Effects of Changes in Transfer Policies on Practice
It is generally believed that these statutory reforms produced an increase in the rate of transfer, at least in a large number of locales (Fagan, 2008; Penney and Moretti, 2005). However, it is difficult to gauge the specific effects of these changes because of the lack of comprehensive and consistent data about transferred adolescent offenders. No systematic national count of the number of youth who are transferred or waived to criminal court exists, nor are there consistent data on the characteristics of these adolescents across locales. The National Center for Juvenile Justice tracks judicial transfers made at the discretion of juvenile court judges. These figures show a clear decline in adolescent transfers using this mechanism, presumably because other statutory mechanisms have increased their rate of transfer (Adams and Addie, 2010). However, no accurate tallies of the total number of transfers across all possible mechanisms exists.
The sources for estimating the number of adolescents in adult prisons or jails on any given day or during any given period of time are also inconsistent (Woolard et al., 2005). According to available data, the number and proportion of adolescents in adult prisons appear to have peaked in the mid-1990s (about 5,000 prisoners, or 2.3 percent of the total prison population, according to Hartney, 2006) and to have fallen since then to less than 3,000, or 1.2 percent, in 2004 (Hartney, 2006; see Austin, Johnson, and Gregoriou, 2000, for somewhat larger estimates for the mid-1990s). Estimates of the number of adolescents in adult jails on any given day are considerably greater, ranging from about 7,000 (Hartney, 2006) to 19,000 (Austin, Johnson, and Gregoriou, 2000)—about 1 in 10 youth incarcerated in the United States are admitted to an adult prison or jail (Eggleston, 2007).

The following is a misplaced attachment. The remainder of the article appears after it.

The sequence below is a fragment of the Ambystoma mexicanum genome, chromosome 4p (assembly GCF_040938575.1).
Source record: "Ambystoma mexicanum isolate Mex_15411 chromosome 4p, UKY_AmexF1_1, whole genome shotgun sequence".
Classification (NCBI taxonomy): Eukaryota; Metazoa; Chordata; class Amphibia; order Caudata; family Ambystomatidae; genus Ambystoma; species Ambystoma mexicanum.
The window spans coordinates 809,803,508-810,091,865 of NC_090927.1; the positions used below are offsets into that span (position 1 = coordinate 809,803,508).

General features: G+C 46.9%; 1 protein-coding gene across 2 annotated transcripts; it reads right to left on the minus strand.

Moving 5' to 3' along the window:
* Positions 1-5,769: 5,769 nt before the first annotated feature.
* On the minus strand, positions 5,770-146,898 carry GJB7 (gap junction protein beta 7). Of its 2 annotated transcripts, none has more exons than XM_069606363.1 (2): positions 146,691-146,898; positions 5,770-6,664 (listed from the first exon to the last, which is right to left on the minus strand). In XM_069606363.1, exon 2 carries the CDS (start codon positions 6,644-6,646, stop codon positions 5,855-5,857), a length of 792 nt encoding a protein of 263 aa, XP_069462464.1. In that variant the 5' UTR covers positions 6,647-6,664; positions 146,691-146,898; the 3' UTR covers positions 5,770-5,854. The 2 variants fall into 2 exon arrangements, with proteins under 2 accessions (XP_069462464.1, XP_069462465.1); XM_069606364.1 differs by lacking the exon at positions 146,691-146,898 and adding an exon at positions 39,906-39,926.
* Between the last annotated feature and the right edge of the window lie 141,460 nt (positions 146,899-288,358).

In addition, little is actually known about outcomes for adolescent offenders who are transferred to the adult system. The Bureau of Justice Statistics (BJS) funded a recent study to compile available information about the number of adolescents who were transferred across a range of locales and the subsequent sanctions these individuals received. Study results are anticipated in 2012 and are expected to be “the best national estimates ever, and the most detailed exploration of who the kids are and what actually happens to them” (Kelly, 2010, p. 31).
Despite the lack of definitive numeric estimates, it is reasonable to assume that the changes in transfer statutes have led to an increase in the heterogeneity of the youth sent to adult court in many locales (Schubert et al., 2010). That is, expansions of the transfer statutes and an increased reliance on the presenting offense have made it easier for the adult court to process a broader range of adolescents; these adolescents likely differ widely in their prior legal involvement, developmental status (because there is now a wider age span for youth who are eligible for transfer), and specific risk factors related to offending. In general, researchers believe that the group of adolescents now transferred to adult court includes “a broad range of offenders who are neither particularly serious nor particularly chronic” (Bishop and Frazier, 2000, p. 265).
Reconsideration of the Current Transfer Policy
The wisdom of current transfer policies has been widely questioned, and some have begun to voice two major concerns about the potential impacts of these practices (Fagan and Zimring, 2000; Redding, 2008). The first concern is about fairness: Does placement in adult court expose adolescents to punishments and conditions that are unduly harsh? The second concern is about utility: Does the practice of juvenile transfer to adult court actually reduce crime as compared with placement in juvenile court?
Excerpt reprinted from Office of Juvenile Justice and Delinquency Prevention Bulletin
Click here for the complete Juvenile Justice Bulletin
IN CASE YOU MISSED IT